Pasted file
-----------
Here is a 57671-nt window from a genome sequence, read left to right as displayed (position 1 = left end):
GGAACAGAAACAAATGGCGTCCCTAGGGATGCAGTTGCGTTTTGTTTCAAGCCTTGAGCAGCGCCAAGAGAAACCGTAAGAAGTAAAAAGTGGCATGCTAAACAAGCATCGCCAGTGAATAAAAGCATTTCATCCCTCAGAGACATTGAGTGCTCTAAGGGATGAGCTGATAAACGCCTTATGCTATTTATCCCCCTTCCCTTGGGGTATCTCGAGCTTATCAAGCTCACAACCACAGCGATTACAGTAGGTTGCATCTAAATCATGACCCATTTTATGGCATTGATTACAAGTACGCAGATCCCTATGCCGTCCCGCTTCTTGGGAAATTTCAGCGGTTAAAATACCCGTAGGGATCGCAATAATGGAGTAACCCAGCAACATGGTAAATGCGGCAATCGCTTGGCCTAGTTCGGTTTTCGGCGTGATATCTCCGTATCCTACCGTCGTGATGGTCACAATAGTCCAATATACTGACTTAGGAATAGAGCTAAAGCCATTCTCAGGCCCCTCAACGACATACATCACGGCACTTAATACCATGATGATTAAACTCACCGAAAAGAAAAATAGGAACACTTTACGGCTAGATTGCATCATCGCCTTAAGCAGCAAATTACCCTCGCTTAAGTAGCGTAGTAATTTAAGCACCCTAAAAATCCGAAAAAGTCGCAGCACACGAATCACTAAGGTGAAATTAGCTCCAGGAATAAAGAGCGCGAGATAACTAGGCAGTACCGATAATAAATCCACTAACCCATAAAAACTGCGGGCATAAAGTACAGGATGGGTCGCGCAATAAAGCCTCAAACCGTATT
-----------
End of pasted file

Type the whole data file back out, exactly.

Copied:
Here is a 57671-nt window from a genome sequence, read left to right as displayed (position 1 = left end):
GGAACAGAAACAAATGGCGTCCCTAGGGATGCAGTTGCGTTTTGTTTCAAGCCTTGAGCAGCGCCAAGAGAAACCGTAAGAAGTAAAAAGTGGCATGCTAAACAAGCATCGCCAGTGAATAAAAGCATTTCATCCCTCAGAGACATTGAGTGCTCTAAGGGATGAGCTGATAAACGCCTTATGCTATTTATCCCCCTTCCCTTGGGGTATCTCGAGCTTATCAAGCTCACAACCACAGCGATTACAGTAGGTTGCATCTAAATCATGACCCATTTTATGGCATTGATTACAAGTACGCAGATCCCTATGCCGTCCCGCTTCTTGGGAAATTTCAGCGGTTAAAATACCCGTAGGGATCGCAATAATGGAGTAACCCAGCAACATGGTAAATGCGGCAATCGCTTGGCCTAGTTCGGTTTTCGGCGTGATATCTCCGTATCCTACCGTCGTGATGGTCACAATAGTCCAATATACTGACTTAGGAATAGAGCTAAAGCCATTCTCAGGCCCCTCAACGACATACATCACGGCACTTAATACCATGATGATTAAACTCACCGAAAAGAAAAATAGGAACACTTTACGGCTAGATTGCATCATCGCCTTAAGCAGCAAATTACCCTCGCTTAAGTAGCGTAGTAATTTAAGCACCCTAAAAATCCGAAAAAGTCGCAGCACACGAATCACTAAGGTGAAATTAGCTCCAGGAATAAAGAGCGCGAGATAACTAGGCAGTACCGATAATAAATCCACTAACCCATAAAAACTGCGGGCATAAAGTACAGGATGGGTCGCGCAATAAAGCCTCAAACCGTATT